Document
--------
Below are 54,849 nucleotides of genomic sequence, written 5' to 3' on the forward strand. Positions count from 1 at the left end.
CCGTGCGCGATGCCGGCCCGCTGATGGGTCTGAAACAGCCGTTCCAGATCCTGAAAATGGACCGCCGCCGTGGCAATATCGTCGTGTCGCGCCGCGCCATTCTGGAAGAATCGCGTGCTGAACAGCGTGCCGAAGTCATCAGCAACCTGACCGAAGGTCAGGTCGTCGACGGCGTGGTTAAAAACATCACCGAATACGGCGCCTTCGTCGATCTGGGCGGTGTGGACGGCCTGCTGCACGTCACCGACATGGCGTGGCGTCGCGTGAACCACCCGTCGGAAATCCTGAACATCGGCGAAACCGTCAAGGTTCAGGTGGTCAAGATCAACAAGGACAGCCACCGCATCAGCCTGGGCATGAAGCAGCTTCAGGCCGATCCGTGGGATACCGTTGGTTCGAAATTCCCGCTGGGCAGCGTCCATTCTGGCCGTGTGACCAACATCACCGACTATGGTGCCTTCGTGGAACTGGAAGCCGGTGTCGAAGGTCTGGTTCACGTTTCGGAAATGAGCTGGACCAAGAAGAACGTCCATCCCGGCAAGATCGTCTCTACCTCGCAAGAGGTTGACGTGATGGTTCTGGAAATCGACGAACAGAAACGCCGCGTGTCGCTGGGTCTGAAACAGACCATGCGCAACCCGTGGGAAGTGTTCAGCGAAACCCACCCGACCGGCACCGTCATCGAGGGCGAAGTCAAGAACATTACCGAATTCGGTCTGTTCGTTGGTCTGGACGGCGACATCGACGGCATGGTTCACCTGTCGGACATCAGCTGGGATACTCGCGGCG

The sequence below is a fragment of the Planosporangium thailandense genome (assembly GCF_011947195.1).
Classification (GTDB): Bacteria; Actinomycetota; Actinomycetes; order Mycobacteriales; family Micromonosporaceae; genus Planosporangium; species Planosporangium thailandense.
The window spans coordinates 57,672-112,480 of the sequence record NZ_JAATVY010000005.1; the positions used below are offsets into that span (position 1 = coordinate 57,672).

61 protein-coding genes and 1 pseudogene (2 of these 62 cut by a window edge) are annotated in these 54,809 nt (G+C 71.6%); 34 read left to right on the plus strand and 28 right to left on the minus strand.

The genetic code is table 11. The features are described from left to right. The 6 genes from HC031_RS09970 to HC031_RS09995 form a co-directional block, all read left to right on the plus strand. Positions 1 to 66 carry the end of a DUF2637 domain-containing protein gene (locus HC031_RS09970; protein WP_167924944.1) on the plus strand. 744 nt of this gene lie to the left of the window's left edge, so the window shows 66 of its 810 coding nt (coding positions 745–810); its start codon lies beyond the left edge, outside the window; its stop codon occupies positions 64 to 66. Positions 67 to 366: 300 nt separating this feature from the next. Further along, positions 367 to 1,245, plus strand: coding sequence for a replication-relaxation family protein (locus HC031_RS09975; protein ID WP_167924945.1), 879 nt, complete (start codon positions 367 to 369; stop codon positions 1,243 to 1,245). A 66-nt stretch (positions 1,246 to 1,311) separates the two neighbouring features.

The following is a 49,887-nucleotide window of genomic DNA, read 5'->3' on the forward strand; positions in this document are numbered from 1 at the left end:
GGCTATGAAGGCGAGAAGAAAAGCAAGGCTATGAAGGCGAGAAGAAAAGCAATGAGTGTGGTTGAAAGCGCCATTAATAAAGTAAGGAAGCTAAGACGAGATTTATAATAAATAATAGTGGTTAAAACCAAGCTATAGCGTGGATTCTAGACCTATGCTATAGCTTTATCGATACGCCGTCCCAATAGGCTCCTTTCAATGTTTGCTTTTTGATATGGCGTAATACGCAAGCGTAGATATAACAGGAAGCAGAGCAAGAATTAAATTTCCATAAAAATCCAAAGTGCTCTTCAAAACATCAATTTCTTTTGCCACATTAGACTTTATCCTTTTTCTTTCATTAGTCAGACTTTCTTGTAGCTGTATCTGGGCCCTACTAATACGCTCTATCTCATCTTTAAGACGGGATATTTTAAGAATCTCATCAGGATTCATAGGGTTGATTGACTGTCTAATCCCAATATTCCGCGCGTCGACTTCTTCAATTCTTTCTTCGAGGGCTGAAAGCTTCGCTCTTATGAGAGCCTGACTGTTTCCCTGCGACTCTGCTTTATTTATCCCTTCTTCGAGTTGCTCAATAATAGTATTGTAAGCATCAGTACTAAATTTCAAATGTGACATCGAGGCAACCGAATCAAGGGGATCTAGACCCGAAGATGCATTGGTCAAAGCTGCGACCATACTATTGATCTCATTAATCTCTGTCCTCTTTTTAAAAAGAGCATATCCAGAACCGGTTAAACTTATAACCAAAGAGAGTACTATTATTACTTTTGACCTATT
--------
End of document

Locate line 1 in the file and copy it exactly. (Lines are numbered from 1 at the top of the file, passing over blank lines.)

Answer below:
Below are 54,849 nucleotides of genomic sequence, written 5' to 3' on the forward strand. Positions count from 1 at the left end.